Archive for Wednesday, May 12, 2010

Garden sprouts at Douglas County Jail

Inmates earn privileges to work on tending fruit, vegetables

Mike Caron, programs director at Douglas County Jail, left, and Jason Hering, a Kansas University student and volunteer, talk about where to locate tomato plants at the jail’s new garden. Inmates were preparing the soil last week for the garden, which is on the southwest portion of the jail grounds. All of the food grown in the garden will be used at the jail, providing fruits and vegetables for inmates, as well as lowering food costs.

Mike Caron, programs director at Douglas County Jail, left, and Jason Hering, a Kansas University student and volunteer, talk about where to locate tomato plants at the jail’s new garden. Inmates were preparing the soil last week for the garden, which is on the southwest portion of the jail grounds. All of the food grown in the garden will be used at the jail, providing fruits and vegetables for inmates, as well as lowering food costs.

May 12, 2010

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Lawrence's newest community garden is sprouting up in an unlikely place - Douglas County Jail.

The location makes sense to volunteer and Kansas University student Jason Hering, who’s been working with jail staff to get the garden going.

“Where better to put a community garden,” Hering said. “You get good quality, local food out here.”

Mike Caron, the jail’s programs director, said the new garden, a 50-by-40-foot fenced-in plot behind the jail, has several benefits.

All of the food grown on the site will be used at the jail, providing healthy fruits and vegetables for inmates, as well as lowering food costs.

Caron said the garden will also be used as a reward for inmates, who can earn privileges to work outside on the site.

Cucumbers, peppers, tomatoes and apple trees are being planted by inmates and volunteers in what has been a communitywide effort, Caron said.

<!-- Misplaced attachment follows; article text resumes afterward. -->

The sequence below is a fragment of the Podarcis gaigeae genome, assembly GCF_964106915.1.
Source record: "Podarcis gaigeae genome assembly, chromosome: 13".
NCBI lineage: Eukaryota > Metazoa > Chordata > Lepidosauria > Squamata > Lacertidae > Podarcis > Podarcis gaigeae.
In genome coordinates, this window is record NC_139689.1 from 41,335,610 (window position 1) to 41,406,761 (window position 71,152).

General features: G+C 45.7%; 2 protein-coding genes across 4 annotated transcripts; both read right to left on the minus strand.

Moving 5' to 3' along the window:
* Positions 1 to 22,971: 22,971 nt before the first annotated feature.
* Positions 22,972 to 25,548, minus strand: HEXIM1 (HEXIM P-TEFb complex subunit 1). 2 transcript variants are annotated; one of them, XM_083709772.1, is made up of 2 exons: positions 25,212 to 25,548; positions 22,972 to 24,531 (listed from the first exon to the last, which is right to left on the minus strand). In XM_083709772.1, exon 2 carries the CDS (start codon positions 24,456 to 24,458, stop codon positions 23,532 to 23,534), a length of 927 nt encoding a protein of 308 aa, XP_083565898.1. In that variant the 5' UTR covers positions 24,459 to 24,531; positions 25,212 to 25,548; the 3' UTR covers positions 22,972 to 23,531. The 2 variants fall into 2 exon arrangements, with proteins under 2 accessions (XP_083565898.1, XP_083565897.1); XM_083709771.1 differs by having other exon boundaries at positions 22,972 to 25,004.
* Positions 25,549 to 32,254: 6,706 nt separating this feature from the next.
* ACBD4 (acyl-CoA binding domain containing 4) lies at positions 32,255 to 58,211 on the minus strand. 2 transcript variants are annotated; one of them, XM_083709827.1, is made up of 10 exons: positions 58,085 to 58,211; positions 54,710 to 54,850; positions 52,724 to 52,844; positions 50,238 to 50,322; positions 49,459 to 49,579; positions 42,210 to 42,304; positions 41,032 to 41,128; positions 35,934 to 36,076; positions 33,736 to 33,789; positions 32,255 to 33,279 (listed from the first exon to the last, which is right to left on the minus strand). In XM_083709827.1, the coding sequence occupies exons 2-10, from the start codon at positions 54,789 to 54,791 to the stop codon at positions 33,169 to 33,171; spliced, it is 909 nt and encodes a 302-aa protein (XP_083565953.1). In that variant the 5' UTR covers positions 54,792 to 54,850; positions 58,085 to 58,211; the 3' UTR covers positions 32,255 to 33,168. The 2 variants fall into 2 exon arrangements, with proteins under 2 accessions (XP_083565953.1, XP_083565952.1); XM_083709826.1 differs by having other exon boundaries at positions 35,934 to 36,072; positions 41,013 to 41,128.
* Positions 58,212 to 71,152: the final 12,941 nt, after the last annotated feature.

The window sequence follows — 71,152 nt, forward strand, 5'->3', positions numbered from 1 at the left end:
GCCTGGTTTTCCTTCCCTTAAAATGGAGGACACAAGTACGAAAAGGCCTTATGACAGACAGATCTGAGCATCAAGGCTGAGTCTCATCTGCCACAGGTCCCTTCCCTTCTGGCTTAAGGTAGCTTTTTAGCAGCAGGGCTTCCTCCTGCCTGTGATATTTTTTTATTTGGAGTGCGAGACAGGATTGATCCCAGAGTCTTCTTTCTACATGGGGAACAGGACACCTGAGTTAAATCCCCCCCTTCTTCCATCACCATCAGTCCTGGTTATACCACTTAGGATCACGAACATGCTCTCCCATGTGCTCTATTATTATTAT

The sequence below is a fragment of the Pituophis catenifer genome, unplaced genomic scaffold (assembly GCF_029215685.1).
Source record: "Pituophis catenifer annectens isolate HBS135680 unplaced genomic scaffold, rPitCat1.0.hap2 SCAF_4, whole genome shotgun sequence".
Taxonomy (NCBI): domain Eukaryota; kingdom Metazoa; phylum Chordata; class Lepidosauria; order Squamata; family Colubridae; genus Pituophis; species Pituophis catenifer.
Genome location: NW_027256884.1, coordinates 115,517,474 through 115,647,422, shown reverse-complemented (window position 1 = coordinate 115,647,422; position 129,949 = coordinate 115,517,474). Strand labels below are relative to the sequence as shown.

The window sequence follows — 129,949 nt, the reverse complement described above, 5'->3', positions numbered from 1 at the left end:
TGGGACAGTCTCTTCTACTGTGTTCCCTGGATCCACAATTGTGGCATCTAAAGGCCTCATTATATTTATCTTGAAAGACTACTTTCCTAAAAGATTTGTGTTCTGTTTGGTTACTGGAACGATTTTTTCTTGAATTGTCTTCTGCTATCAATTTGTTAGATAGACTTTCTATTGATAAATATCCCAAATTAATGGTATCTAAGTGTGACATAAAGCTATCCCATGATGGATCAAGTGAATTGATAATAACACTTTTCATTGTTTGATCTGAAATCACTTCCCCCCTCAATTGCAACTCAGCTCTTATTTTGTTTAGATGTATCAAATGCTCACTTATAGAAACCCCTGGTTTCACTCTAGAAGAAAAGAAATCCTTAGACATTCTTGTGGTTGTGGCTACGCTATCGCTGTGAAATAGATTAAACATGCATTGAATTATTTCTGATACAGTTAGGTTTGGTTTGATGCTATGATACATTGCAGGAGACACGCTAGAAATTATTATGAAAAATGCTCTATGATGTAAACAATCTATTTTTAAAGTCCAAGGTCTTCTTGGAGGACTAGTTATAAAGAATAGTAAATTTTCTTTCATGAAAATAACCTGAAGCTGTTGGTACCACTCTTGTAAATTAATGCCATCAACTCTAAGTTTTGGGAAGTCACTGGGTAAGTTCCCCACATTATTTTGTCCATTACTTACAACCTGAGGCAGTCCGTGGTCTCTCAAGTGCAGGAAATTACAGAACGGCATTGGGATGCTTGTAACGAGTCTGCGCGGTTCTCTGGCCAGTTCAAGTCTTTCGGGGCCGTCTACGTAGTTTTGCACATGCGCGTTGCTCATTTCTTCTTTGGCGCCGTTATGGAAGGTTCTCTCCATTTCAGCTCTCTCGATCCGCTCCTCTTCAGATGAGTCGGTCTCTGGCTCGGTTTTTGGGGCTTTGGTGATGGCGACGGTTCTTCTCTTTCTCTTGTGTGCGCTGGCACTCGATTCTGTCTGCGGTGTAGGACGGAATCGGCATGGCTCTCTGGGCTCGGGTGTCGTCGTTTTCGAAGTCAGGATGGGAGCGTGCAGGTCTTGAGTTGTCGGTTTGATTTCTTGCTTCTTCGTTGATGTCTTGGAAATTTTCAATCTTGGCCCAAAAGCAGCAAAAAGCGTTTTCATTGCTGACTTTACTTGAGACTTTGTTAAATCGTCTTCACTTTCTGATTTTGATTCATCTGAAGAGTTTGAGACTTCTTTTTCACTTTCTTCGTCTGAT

Many of the plants were donated by Henry’s Plant Farm, 248 N. 1700 Road, Lecompton. Various community groups, such as KU EcoJustice and the local group, Support for Local Urban Gardeners, have helped with the planning and preparations for the garden.

Hering, a senior in environmental science who is president of KU EcoJustice, has been recruiting students at KU to help in the project, and he sees the benefit of matching students with inmates.

“Many of the students didn’t even know we had a correctional facility out here,” he said. “It’s a good way to challenge the volunteers. There’s a large stigma. To break that is good.”

Fellow KU student and volunteer Evan McCormick said the program is a win-win.

“I think it’s really a benefit for everyone,” he said. “We’re all one community.”

Comments

barlowtl 6 years, 3 months ago

Congratulations for thinking outside the box. Everybody wins.

krissypoetry 6 years, 3 months ago

Congratulations to Jason and all the other volunteers for this program. It sounds great and I wish you much success!

bworster 6 years, 3 months ago

Kudos for Mike Caron, program director at the jail, who has worked to create a national model for rehabilitation as the key to preventing repeat offenses, getting people on a road to a better life. Thanks, Mike.

maudeandcecil 6 years, 3 months ago

Great work! I'm so impressed, all around- the jail staff and inmates, KU students, local community groups, and Henrys.

Mister 6 years, 3 months ago

Now all they need to do is raise some cattle out there. Perhaps some chickens.

Kyle Miller 6 years, 3 months ago

My only question to Mr. Caron would be: How do you decide which to devote more time too.... The "Garden" or your Mosquito/Salamander breeding grounds, I mean..... Wetlands??

Kyle Miller 6 years, 3 months ago

This story was Political from the very get go of it, so... in no way, shape, or form can you try and throw me under the bus about being political!

tomatogrower 6 years, 3 months ago

Good idea. Working with the earth is good for everyone.

volunteer 6 years, 3 months ago

Wonderful idea. This community rocks in so many ways.

jayhawk72 6 years, 3 months ago

photo scared the hell outta me....thought the inmates were kneeling as a form of punishment. ahh..they are just gardening. I think this is a good idea....until someone escapes and takes a sack of tomatoes with them. Are the fences electrical? Inmates need to get sun...vit D..which aids in keeping depression at bay...and a little blue sky will give them something to look forward to when they are killing their time. Would this be considered "work release"?
wow!!! this is the first positive thing I've had to say about the 'Mini-Alcatraz' and those housed inside. Happy gardening!!! Don't eat the fertilizer!!! Don't plant any weed either!!! Wouldn't want the department to get caught up in a grow operation. (damn...i just couldn't do it) :o)

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